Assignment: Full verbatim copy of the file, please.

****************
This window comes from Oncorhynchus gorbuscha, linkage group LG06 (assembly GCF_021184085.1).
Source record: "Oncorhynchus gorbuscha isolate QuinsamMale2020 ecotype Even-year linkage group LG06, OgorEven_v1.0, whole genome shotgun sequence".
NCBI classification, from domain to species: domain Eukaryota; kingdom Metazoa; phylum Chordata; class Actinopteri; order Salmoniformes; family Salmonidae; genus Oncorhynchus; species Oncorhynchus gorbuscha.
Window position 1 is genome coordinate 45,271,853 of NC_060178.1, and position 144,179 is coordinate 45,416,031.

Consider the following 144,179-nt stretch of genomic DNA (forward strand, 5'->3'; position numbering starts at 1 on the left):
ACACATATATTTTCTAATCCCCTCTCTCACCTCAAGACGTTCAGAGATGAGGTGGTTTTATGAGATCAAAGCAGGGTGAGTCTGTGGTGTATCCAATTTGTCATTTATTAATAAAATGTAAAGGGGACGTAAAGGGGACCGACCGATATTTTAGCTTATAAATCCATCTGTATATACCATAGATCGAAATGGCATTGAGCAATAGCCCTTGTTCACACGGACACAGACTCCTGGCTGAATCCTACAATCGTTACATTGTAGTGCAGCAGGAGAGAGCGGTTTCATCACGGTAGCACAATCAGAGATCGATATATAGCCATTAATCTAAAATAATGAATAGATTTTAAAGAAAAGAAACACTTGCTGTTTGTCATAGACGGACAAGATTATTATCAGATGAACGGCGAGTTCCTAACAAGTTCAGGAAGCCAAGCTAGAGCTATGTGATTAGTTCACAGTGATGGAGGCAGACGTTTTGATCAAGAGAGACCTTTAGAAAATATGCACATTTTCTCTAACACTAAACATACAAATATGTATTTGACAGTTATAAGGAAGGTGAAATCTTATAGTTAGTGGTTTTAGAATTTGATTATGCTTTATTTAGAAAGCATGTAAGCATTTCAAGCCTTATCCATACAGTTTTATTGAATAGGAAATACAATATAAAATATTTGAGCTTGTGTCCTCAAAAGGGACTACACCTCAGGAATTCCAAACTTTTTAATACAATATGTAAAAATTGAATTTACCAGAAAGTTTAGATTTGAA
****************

This window comes from Oncorhynchus gorbuscha, linkage group LG06 (assembly GCF_021184085.1).
Source record: "Oncorhynchus gorbuscha isolate QuinsamMale2020 ecotype Even-year linkage group LG06, OgorEven_v1.0, whole genome shotgun sequence".
NCBI classification, from domain to species: domain Eukaryota; kingdom Metazoa; phylum Chordata; class Actinopteri; order Salmoniformes; family Salmonidae; genus Oncorhynchus; species Oncorhynchus gorbuscha.
Window position 1 is genome coordinate 45,271,853 of NC_060178.1, and position 144,179 is coordinate 45,416,031.

Consider the following 144,179-nt stretch of genomic DNA (forward strand, 5'->3'; position numbering starts at 1 on the left):
ACACATATATTTTCTAATCCCCTCTCTCACCTCAAGACGTTCAGAGATGAGGTGGTTTTATGAGATCAAAGCAGGGTGAGTCTGTGGTGTATCCAATTTGTCATTTATTAATAAAATGTAAAGGGGACGTAAAGGGGACCGACCGATATTTTAGCTTATAAATCCATCTGTATATACCATAGATCGAAATGGCATTGAGCAATAGCCCTTGTTCACACGGACACAGACTCCTGGCTGAATCCTACAATCGTTACATTGTAGTGCAGCAGGAGAGAGCGGTTTCATCACGGTAGCACAATCAGAGATCGATATATAGCCATTAATCTAAAATAATGAATAGATTTTAAAGAAAAGAAACACTTGCTGTTTGTCATAGACGGACAAGATTATTATCAGATGAACGGCGAGTTCCTAACAAGTTCAGGAAGCCAAGCTAGAGCTATGTGATTAGTTCACAGTGATGGAGGCAGACGTTTTGATCAAGAGAGACCTTTAGAAAATATGCACATTTTCTCTAACACTAAACATACAAATATGTATTTGACAGTTATAAGGAAGGTGAAATCTTATAGTTAGTGGTTTTAGAATTTGATTATGCTTTATTTAGAAAGCATGTAAGCATTTCAAGCCTTATCCATACAGTTTTATTGAATAGGAAATACAATATAAAATATTTGAGCTTGTGTCCTCAAAAGGGACTACACCTCAGGAATTCCAAACTTTTTAATACAATATGTAAAAATTGAATTTACCAGAAAGTTTAGATTTGAA